These are the motifs, if I remember well:
  • Function of the pieces. Role and status. Tells you the vulnerabilities due to obligations.
  • Geometrical motif. Gives you a glance into a possible future. Prevents tunnel vision.
  • Undefended piece. LPDO
  • Encircling. Mate and entombing.
  • Assault. Not quite sure what it means, chesswise.
  • Do I miss one?
After theorizing the need for training different visions related to the combinational motifs of Lasker, its time to work out the method and a try to proof if it is viable. 


  1. PART I:

    Of the 6 motifs that I previously gave from Dr. Lasker, the only one missing is the desperado motif. Please note: there are many more motifs given by Dr. Lasker. I pulled out the ones that I thought were the most commonly applicable to most positions. I figured that I had to start with something, rather than try to grab everything at once. Just as you have noted, there are 30 tactical themes and 28 mating themes (more or less) that most likely have specific VISUAL cues (motifs) associated with them in various combinations. (I'm too lazy at the moment to do the math to calculate how many different permutations that might be.) If those cues can be internalized (along with the tactical themes/devices and mating themes), I think it highly likely that it will enable a relatively high level of play. Master level? I don't know, but I think so.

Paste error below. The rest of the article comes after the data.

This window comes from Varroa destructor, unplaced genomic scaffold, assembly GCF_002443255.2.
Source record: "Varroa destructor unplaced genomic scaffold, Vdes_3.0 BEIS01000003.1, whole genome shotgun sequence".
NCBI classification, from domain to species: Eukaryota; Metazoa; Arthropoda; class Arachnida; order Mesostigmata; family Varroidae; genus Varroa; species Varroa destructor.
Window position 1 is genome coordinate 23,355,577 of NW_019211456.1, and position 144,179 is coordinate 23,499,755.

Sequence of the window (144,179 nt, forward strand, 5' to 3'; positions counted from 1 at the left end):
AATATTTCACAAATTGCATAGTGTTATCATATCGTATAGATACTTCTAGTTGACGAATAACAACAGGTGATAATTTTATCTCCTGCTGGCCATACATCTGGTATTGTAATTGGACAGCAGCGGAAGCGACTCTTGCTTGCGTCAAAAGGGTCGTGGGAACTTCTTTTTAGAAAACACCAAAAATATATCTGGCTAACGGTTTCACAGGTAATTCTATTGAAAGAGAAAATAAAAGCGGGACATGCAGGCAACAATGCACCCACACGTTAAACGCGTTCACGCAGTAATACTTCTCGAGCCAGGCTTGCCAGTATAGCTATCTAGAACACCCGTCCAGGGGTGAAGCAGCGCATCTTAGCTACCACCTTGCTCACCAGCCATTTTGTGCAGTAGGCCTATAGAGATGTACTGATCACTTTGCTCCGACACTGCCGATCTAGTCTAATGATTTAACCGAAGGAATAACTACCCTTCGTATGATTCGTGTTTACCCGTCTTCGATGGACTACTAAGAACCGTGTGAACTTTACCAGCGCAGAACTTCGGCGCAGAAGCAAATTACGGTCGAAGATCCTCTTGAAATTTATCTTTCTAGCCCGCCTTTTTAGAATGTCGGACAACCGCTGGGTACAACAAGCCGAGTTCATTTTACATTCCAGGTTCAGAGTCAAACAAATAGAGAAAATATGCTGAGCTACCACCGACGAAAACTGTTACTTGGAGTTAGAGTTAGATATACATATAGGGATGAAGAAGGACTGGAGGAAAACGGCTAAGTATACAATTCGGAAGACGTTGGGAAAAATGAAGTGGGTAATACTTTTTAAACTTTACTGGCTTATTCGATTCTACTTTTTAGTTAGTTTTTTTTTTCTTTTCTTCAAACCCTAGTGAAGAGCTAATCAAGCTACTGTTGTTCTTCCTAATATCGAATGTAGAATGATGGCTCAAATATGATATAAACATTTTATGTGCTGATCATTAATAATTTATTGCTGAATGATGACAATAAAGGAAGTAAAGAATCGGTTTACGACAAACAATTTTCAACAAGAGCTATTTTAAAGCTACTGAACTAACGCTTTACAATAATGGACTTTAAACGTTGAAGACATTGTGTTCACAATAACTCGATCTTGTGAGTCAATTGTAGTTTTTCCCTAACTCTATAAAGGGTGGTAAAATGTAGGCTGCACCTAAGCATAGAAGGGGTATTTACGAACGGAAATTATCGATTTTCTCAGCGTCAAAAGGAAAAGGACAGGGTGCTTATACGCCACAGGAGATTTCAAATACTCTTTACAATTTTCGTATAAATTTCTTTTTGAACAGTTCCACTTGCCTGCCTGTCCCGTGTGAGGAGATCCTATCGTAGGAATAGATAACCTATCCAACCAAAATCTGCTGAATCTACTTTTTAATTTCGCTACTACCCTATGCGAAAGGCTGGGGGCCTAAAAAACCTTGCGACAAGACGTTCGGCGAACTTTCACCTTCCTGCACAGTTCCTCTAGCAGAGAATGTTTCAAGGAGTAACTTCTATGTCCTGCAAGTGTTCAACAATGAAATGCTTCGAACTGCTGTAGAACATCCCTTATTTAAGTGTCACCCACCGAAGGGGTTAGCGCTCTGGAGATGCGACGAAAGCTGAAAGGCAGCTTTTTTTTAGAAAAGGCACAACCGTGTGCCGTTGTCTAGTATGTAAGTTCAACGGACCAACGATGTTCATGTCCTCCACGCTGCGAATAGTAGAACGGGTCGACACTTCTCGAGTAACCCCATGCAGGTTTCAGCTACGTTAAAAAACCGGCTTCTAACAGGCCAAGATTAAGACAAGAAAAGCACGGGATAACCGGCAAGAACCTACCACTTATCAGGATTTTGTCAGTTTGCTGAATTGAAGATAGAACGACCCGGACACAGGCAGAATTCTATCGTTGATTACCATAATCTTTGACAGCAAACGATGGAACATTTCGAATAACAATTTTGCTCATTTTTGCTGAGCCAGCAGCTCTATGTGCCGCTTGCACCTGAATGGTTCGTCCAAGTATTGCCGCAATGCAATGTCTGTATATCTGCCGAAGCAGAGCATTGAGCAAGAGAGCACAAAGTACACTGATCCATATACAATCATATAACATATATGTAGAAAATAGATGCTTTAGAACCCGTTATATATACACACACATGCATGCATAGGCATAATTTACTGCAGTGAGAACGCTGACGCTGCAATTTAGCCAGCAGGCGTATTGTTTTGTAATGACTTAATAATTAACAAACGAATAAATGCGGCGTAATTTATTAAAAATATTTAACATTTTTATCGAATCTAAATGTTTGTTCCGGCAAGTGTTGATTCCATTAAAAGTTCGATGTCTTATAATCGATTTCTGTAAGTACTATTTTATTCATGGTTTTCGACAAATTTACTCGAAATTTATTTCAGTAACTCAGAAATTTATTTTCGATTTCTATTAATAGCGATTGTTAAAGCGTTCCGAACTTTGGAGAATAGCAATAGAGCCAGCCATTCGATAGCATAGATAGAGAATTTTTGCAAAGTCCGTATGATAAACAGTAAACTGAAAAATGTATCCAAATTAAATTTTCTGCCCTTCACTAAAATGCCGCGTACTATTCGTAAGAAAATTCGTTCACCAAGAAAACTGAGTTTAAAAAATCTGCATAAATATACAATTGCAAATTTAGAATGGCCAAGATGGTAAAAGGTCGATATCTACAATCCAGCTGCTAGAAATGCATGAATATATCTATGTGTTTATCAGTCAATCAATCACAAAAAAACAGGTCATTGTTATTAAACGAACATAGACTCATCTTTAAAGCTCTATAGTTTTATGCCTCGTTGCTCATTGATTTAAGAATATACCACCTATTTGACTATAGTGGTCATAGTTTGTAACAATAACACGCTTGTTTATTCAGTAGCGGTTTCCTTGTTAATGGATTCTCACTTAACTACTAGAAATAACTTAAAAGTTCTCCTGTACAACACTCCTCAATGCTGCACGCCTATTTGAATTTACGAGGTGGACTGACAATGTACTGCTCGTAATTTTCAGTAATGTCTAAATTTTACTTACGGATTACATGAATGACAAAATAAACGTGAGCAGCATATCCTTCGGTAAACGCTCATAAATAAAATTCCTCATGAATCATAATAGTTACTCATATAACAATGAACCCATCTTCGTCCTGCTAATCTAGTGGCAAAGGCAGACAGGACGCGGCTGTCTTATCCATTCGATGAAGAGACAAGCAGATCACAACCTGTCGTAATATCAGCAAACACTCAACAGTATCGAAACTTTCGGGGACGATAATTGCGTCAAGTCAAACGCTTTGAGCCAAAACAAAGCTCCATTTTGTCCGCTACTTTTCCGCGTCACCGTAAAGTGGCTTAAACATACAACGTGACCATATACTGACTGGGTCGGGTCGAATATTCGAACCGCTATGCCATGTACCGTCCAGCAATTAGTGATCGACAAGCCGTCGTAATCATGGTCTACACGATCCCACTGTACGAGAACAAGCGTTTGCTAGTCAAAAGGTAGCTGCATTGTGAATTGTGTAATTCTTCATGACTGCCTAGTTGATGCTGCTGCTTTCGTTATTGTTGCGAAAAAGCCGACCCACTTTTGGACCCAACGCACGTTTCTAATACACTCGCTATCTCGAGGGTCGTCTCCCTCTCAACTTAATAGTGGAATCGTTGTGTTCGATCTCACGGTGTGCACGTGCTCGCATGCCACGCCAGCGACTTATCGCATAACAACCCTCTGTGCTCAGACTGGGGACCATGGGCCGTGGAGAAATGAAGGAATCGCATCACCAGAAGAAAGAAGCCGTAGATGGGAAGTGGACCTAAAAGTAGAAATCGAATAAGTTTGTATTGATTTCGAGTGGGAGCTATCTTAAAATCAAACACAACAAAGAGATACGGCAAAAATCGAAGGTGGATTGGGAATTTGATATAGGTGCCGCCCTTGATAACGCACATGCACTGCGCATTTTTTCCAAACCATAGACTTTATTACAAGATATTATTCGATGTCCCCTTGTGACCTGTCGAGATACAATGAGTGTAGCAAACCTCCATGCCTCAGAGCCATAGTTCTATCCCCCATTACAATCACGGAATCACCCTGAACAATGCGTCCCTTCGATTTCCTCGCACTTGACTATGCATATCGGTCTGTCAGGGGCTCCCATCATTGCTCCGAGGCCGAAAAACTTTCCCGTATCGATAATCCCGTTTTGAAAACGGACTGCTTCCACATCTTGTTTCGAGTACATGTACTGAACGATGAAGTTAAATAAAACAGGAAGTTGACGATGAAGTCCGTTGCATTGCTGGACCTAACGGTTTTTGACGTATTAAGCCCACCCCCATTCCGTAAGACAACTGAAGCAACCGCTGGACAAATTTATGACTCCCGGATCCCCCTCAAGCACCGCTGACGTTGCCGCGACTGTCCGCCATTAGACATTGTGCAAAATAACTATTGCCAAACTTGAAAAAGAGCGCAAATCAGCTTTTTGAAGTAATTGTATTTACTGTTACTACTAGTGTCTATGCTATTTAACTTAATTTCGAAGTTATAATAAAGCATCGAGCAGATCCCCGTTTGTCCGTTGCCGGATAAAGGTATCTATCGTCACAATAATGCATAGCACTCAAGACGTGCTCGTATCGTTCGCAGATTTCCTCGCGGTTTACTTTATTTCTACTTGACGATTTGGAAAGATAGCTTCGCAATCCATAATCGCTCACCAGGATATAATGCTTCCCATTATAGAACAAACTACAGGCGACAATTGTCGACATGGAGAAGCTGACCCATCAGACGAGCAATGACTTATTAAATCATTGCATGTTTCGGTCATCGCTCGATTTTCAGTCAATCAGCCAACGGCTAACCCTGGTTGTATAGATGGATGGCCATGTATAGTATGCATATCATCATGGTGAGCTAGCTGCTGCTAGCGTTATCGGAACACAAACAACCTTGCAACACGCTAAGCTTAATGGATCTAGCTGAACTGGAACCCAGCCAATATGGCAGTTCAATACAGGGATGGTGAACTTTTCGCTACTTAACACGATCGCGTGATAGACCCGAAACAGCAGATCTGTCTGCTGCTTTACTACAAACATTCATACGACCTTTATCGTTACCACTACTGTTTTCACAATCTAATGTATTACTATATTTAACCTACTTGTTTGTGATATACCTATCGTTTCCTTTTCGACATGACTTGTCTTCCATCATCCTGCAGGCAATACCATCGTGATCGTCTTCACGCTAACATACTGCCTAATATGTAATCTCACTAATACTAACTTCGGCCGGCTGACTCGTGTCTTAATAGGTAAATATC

BTW: I posted a comment on the post A vision problem (31 DEC 2015) giving my analysis of the problem that Tomasz posed. Please check out my analysis. I think it was quite difficult to "solve" time-wise. I found myself using "monkey mind" (jumping back and forth from variation to variation), and had to work to stay focused on the "idea" that I saw during the initial examination of the position. It might have been easier if (a) I did not have any interruptions [I was at work] and (b) if I had the position set up on an actual board. Somehow (for ME!), I find it easier to "SEE" when I have a board and pieces in front of me. I usually solve problems from the diagrams, which probably does not have the same benefit as setting up the pieces (at least, for practical play), but on the other hand, it does take less time!

  2. PART II

    I don't really have a mental "picture" of a specific piece design (Staunton, for example) in my head as I analyze or play blindfold. Instead, there is a vague sense of the geometrical relationships based on the specific type of piece in question, with lines of movement “radiating” out from the pieces. I don't "see" the entire board and all of the pieces at once; I have to shift my "view" and attention from one area of the board to another.